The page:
Saturday, January 27, 2007

RNA interference protects worms from viruses

Caenorhabditis elegans (C. elegans) is a small worm (~1000 cells) that is widely used to study development. There are no known natural viral pathogens of C. elegans. Wilkins and colleagues suspected a protective role for RNA interference (RNAi), an anti-viral system that was discovered in plants and subsequently implicated in insect immunity. RNAi acts through small interfering RNA (siRNA) that matches the target sequence (animation from Nature). They tried infecting primary cell cultures with vesicular stomatitis virus (VSV), which is a negative sense RNA virus with a broad host range. To make the measurement easier, they used a virus marked with green fluorescent protein (VSV-GFP). The system worked: replication competent viruses infected wild-type worm cells. Infection could be monitored by fluorescence or by measuring the virus transcripts. Cells from two different mutants defective in RNAi -- one (eri-1) that reduces siRNA cleavage and a second (rrf-3) that permits siRNA amplification -- supported higher levels of virus infection and amplification. Moreover, they could detect a 20-30 nucleotide endogenous siRNA that matches the VSV nucleoprotein. They conclude that RNAi blocks virus replication and reduces virus infection and expression.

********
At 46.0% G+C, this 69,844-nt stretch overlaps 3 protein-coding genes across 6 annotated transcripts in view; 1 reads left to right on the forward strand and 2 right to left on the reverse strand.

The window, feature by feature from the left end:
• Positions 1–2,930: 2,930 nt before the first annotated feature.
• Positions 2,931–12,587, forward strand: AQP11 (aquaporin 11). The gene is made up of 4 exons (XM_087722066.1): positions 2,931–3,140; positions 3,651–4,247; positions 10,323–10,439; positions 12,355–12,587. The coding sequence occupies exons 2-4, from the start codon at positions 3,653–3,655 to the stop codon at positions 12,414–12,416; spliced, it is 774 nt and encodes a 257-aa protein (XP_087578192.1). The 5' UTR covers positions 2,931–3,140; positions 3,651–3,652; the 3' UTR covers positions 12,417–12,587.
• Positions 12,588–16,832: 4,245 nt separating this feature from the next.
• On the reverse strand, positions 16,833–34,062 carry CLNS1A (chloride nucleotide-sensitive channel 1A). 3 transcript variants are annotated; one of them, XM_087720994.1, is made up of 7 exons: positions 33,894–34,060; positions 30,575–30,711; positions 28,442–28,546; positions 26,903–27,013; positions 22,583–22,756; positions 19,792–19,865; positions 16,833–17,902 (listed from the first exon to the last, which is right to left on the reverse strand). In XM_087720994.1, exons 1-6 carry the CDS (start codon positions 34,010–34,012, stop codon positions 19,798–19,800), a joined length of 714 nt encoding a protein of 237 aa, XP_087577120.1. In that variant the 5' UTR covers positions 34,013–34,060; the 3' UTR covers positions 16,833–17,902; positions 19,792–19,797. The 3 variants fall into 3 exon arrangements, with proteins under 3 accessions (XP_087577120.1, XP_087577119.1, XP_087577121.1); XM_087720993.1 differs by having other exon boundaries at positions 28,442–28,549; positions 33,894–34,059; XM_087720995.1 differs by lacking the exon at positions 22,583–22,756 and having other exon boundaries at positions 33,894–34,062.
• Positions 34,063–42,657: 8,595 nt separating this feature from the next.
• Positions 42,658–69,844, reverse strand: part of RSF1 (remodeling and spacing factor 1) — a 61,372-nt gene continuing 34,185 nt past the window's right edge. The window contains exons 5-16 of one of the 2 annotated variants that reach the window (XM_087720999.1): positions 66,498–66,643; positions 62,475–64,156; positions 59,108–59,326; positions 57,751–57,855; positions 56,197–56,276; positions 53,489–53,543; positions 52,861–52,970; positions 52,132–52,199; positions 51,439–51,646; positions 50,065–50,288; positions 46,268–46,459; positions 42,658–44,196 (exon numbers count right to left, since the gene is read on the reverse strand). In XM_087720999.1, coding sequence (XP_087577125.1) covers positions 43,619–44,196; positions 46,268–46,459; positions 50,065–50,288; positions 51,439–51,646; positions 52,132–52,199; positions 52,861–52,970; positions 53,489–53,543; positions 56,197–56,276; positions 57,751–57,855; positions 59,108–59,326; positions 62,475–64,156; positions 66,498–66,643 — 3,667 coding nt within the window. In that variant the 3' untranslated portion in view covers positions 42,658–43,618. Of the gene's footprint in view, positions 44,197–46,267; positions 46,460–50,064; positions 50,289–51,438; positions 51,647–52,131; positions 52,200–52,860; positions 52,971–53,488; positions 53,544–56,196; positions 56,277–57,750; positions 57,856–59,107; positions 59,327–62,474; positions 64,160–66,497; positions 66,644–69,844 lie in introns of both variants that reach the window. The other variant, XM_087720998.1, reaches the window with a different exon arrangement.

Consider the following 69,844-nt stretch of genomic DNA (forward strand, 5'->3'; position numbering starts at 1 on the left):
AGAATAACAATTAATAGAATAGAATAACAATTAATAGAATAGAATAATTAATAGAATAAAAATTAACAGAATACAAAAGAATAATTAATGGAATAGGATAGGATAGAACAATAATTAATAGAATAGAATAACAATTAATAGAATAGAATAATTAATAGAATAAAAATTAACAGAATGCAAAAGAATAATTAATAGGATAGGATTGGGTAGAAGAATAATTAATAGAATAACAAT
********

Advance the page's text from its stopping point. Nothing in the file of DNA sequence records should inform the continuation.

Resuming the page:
Wilkins C, Dishongh R, Moore SC, Whitt MA, Chow M, Machaca K. "RNA interference is an antiviral defence mechanism in Caenorhabditis elegans." Nature. 2005 Aug 18; 436(7053):1044-7.

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